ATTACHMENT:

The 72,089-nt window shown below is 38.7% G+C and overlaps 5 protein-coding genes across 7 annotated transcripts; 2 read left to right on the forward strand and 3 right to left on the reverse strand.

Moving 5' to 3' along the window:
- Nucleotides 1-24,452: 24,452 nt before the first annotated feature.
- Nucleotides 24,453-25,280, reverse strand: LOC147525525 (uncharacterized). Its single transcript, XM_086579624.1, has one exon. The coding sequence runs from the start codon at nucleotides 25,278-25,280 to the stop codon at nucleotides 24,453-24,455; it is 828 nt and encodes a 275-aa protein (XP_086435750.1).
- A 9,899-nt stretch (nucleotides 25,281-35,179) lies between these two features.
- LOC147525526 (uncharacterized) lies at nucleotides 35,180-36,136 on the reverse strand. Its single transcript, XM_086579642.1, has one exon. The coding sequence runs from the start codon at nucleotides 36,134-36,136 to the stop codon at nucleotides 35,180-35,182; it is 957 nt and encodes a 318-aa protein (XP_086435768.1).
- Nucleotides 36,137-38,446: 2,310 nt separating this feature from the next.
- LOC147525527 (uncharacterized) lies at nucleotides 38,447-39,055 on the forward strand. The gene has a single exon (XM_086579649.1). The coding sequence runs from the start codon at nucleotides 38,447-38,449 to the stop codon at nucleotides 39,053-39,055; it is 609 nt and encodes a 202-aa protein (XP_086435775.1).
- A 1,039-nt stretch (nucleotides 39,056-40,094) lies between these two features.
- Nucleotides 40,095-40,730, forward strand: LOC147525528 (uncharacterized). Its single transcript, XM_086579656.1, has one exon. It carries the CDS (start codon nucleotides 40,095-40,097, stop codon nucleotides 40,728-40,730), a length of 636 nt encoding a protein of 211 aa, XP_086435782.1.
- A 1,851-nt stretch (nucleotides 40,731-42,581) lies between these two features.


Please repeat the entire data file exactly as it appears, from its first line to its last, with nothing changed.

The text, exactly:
The 72,089-nt window shown below is 38.7% G+C and overlaps 5 protein-coding genes across 7 annotated transcripts; 2 read left to right on the forward strand and 3 right to left on the reverse strand.

Moving 5' to 3' along the window:
- Nucleotides 1-24,452: 24,452 nt before the first annotated feature.
- Nucleotides 24,453-25,280, reverse strand: LOC147525525 (uncharacterized). Its single transcript, XM_086579624.1, has one exon. The coding sequence runs from the start codon at nucleotides 25,278-25,280 to the stop codon at nucleotides 24,453-24,455; it is 828 nt and encodes a 275-aa protein (XP_086435750.1).
- A 9,899-nt stretch (nucleotides 25,281-35,179) lies between these two features.
- LOC147525526 (uncharacterized) lies at nucleotides 35,180-36,136 on the reverse strand. Its single transcript, XM_086579642.1, has one exon. The coding sequence runs from the start codon at nucleotides 36,134-36,136 to the stop codon at nucleotides 35,180-35,182; it is 957 nt and encodes a 318-aa protein (XP_086435768.1).
- Nucleotides 36,137-38,446: 2,310 nt separating this feature from the next.
- LOC147525527 (uncharacterized) lies at nucleotides 38,447-39,055 on the forward strand. The gene has a single exon (XM_086579649.1). The coding sequence runs from the start codon at nucleotides 38,447-38,449 to the stop codon at nucleotides 39,053-39,055; it is 609 nt and encodes a 202-aa protein (XP_086435775.1).
- A 1,039-nt stretch (nucleotides 39,056-40,094) lies between these two features.
- Nucleotides 40,095-40,730, forward strand: LOC147525528 (uncharacterized). Its single transcript, XM_086579656.1, has one exon. It carries the CDS (start codon nucleotides 40,095-40,097, stop codon nucleotides 40,728-40,730), a length of 636 nt encoding a protein of 211 aa, XP_086435782.1.
- A 1,851-nt stretch (nucleotides 40,731-42,581) lies between these two features.